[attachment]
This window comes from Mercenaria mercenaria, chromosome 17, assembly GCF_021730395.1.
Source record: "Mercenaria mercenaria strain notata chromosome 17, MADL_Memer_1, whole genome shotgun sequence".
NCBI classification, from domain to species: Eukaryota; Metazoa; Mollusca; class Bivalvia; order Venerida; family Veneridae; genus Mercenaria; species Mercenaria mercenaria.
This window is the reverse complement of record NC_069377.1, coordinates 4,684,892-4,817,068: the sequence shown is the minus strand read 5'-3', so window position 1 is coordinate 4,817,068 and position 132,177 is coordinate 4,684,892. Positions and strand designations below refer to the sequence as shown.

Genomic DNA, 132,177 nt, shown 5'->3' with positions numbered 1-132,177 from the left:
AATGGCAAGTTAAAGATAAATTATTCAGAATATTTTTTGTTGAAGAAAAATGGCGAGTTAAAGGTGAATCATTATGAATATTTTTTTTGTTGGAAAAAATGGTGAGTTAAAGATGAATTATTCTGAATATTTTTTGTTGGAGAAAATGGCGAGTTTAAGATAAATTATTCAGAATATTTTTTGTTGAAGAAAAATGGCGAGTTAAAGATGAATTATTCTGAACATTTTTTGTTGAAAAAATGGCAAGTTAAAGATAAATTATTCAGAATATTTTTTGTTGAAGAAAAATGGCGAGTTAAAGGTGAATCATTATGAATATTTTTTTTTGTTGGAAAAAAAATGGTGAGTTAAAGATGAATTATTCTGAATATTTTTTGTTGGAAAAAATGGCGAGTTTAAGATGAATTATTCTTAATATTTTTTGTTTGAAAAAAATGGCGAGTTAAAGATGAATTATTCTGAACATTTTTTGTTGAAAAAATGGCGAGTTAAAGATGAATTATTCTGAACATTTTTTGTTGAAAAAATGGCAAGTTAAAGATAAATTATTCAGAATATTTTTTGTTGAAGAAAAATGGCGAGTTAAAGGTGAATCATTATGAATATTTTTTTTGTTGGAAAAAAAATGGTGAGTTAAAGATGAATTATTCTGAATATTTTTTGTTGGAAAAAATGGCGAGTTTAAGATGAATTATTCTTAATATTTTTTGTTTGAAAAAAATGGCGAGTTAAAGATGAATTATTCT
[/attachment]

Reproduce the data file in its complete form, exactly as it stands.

This window comes from Mercenaria mercenaria, chromosome 17, assembly GCF_021730395.1.
Source record: "Mercenaria mercenaria strain notata chromosome 17, MADL_Memer_1, whole genome shotgun sequence".
NCBI classification, from domain to species: Eukaryota; Metazoa; Mollusca; class Bivalvia; order Venerida; family Veneridae; genus Mercenaria; species Mercenaria mercenaria.
This window is the reverse complement of record NC_069377.1, coordinates 4,684,892-4,817,068: the sequence shown is the minus strand read 5'-3', so window position 1 is coordinate 4,817,068 and position 132,177 is coordinate 4,684,892. Positions and strand designations below refer to the sequence as shown.

Genomic DNA, 132,177 nt, shown 5'->3' with positions numbered 1-132,177 from the left:
AATGGCAAGTTAAAGATAAATTATTCAGAATATTTTTTGTTGAAGAAAAATGGCGAGTTAAAGGTGAATCATTATGAATATTTTTTTTGTTGGAAAAAATGGTGAGTTAAAGATGAATTATTCTGAATATTTTTTGTTGGAGAAAATGGCGAGTTTAAGATAAATTATTCAGAATATTTTTTGTTGAAGAAAAATGGCGAGTTAAAGATGAATTATTCTGAACATTTTTTGTTGAAAAAATGGCAAGTTAAAGATAAATTATTCAGAATATTTTTTGTTGAAGAAAAATGGCGAGTTAAAGGTGAATCATTATGAATATTTTTTTTTGTTGGAAAAAAAATGGTGAGTTAAAGATGAATTATTCTGAATATTTTTTGTTGGAAAAAATGGCGAGTTTAAGATGAATTATTCTTAATATTTTTTGTTTGAAAAAAATGGCGAGTTAAAGATGAATTATTCTGAACATTTTTTGTTGAAAAAATGGCGAGTTAAAGATGAATTATTCTGAACATTTTTTGTTGAAAAAATGGCAAGTTAAAGATAAATTATTCAGAATATTTTTTGTTGAAGAAAAATGGCGAGTTAAAGGTGAATCATTATGAATATTTTTTTTGTTGGAAAAAAAATGGTGAGTTAAAGATGAATTATTCTGAATATTTTTTGTTGGAAAAAATGGCGAGTTTAAGATGAATTATTCTTAATATTTTTTGTTTGAAAAAAATGGCGAGTTAAAGATGAATTATTCT